Observation 7968: Amanita Pers.

This also was growing on our property close to eucalypts and surfaced after rain.


Copyright © 2007 Ian Dodd Kundabung NSW Australia

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Ian is right
By: Gerhard Koller (Gerhard)
2009-05-06 00:45:01 CEST (+0200)

about smell in Oz…more than 90% of the fungi I found in Australia didn’t have a particular smell to them. Most just smelled “sandy” or mouldy or simply just like the habitat they grow in :)

Moved image

2nd image moved to 20827

2nd Image

I attempted to move the 2nd image (reuse) and thought it was in the new file. Then deleted the image from the old file. When I went back to the new file, Kazaam, no image. Worse still cant find the image in my achives. Ggrrrrrrr.

By: R. E. Tulloss (ret)
2009-05-04 22:11:35 CEST (+0200)

The note with the second picture questions whether this taxon could be A. cinereoannulosa. I think that’s a typo. Amanita cinereoannulosa is in sect. Caesareae, and this chap isn’t.

Could you have intended griseoconia or griseovelata?


Thanks for the vote of confidence…
By: Debbie Viess (amanitarita)
2009-04-05 04:43:19 CEST (+0200)

but other than a handsome, young white lepidella, I couldn’t tell you what species of amanita this is. I have never actually been to OZ, altho my knowledge of its amanitas has increased exponentially since you started posting to MO!
i’m pretty sure what it isn’t, tho…cinereoannulusa, which should have a gray not white veil.

here’s more info on that one on Rod’s site:

let it fully grow up, and then harvest it to dry…the only way for someone to maybe someday put a name on it.

Amanita sp.

New image added from photoshoot 22/03/2009 Debbie V you may be able to assist. I think this is in your arena of expertise.

Oh-Oh misled again.

I forgot about the Stinkhorns. They are really on the Nose. I have an interesting one to post that I photographed this season. Took me hours to get the smell of my hands.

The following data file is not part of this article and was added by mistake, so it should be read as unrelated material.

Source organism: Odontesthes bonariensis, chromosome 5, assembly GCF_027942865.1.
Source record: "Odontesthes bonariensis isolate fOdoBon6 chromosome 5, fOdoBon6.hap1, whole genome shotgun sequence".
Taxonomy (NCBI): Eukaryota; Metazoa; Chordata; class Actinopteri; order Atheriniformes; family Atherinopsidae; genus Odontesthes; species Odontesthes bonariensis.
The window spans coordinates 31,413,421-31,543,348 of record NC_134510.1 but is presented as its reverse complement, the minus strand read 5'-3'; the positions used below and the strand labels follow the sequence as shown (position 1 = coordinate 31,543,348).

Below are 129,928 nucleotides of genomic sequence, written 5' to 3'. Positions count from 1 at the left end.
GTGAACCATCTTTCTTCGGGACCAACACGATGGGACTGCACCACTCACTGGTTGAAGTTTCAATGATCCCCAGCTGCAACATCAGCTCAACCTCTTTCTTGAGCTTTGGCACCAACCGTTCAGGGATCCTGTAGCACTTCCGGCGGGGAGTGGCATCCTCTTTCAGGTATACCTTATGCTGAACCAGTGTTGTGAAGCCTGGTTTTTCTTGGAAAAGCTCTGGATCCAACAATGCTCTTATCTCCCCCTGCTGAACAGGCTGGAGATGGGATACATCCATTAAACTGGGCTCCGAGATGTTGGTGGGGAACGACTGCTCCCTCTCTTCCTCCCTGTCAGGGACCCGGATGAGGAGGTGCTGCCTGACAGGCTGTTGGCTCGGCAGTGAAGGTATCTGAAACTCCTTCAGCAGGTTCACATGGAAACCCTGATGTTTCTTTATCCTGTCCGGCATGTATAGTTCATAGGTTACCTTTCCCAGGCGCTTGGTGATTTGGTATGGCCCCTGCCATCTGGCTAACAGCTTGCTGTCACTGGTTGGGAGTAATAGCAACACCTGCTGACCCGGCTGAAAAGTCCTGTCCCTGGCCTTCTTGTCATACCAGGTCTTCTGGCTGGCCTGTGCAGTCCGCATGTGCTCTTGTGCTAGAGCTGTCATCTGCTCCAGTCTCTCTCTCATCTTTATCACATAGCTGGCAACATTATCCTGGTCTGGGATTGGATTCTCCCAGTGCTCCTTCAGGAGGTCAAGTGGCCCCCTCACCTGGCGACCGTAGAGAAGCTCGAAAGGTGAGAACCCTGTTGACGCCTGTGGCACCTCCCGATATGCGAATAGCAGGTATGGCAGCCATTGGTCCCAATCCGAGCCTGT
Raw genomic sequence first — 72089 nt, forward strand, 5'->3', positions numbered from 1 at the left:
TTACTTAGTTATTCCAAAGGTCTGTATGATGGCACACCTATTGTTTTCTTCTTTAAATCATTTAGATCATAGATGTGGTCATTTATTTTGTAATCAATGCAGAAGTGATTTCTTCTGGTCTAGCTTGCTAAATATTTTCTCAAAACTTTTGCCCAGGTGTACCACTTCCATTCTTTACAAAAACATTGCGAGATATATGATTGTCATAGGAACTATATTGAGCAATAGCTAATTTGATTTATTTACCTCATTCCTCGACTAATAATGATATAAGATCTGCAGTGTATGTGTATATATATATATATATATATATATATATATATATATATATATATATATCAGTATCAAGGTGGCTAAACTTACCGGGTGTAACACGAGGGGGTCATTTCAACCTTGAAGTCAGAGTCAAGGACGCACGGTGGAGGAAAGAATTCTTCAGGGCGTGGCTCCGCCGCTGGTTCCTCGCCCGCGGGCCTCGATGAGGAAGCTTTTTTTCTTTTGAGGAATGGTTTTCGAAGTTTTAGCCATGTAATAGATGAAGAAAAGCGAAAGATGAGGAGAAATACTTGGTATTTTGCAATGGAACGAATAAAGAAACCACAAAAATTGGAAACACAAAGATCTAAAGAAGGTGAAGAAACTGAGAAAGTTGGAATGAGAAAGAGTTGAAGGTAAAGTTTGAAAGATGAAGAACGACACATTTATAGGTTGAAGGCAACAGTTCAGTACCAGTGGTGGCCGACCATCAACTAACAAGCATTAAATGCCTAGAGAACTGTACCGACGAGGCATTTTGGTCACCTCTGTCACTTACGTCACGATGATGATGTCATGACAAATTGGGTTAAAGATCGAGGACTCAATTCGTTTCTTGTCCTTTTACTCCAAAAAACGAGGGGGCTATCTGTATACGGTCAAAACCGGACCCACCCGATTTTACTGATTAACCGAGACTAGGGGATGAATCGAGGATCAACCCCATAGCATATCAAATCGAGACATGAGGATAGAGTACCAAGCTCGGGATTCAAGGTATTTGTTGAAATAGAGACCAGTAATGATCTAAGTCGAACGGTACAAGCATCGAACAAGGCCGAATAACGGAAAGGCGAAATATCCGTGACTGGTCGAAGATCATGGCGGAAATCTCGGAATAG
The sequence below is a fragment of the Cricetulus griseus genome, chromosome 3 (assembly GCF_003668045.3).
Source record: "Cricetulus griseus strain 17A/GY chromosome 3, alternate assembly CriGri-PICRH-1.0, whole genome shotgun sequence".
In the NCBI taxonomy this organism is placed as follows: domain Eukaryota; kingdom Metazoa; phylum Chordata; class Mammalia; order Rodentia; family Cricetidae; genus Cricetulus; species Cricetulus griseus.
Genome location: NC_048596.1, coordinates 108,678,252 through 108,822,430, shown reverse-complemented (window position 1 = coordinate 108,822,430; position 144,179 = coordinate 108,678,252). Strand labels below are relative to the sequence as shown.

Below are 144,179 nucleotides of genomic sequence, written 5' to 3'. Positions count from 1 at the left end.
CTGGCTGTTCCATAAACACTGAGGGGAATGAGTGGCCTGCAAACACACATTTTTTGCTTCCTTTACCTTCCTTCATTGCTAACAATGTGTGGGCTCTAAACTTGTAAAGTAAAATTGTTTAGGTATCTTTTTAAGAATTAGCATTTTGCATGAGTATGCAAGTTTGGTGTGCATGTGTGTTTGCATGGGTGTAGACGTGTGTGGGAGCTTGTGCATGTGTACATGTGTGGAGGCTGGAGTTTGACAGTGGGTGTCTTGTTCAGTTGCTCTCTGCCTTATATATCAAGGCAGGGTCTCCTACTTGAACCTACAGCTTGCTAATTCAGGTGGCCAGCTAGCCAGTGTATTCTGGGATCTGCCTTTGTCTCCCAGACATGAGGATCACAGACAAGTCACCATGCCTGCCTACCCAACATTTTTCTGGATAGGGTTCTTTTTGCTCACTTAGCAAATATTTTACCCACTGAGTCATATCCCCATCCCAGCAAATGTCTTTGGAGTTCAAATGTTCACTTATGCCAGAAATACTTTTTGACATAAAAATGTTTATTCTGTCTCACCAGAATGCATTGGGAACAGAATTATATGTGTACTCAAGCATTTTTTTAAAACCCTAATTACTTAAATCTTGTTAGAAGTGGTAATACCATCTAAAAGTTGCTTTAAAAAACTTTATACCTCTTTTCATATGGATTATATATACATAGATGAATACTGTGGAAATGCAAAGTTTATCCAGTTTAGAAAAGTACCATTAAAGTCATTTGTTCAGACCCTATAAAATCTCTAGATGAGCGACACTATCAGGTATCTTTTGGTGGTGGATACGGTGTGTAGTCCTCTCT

Keep sniffin’…
By: Debbie Viess (amanitarita)
2008-06-18 01:43:13 CEST (+0200)

…some of these lepidellas, on the East coast of North America, at least, smell like chlorine!

And odors can range widely. There is no such thing as a “mushroomy” odor per se, any more than there is a single smell for “vegetables”, altho we do associate the smell of cultivated Agaricus bisporus as our baseline “mushroom” odor reference. Wild Agaricus species can range from “mushroomy” to almondy to foully phenolic! Other mushroom odors: maple sugar, maraschino cherries, anise, semen, cucumbers, fish, tar, rotten meat…the list goes on and on, and some of these odors can be subjective, as well some noses simply lack receptors for some of these odors. Still and all, scent is a useful attribute for ID.

Keep sniffin’, and you’ll see what I mean…


I have been checking out recently everything I see, even if I dont use it as an image. Strangely the majority of shrooms that I have checked out only have a very slight mushroom odour even when broben and rubbed between my fingers. I did find a darker specimen that smelt like cooked mushroom (really strong odour) but so far that’s about the limit. Maybe the specimens I have so far checked out are not mature enough. Anyhow I’m still in there sniffing, but havent got desperate enough to start nibbling. We seem to have too many nasty types that are common.

Amanita, Section lepidella.
By: Debbie Viess (amanitarita)
2008-06-17 17:47:22 CEST (+0200)

Hey Ian,
While you are digging up all of these mushrooms for their full-body portraits, you might also want to pass them under your nose…odor can also be a key to ID.
But as Rod said, some of these things haven’t even been named yet, and those darned lepidellas are particularly pernicious about giving up their identities…even for us folks on this side of the world, with mushroom in hand! Still, great to see your images. Keep up the good work.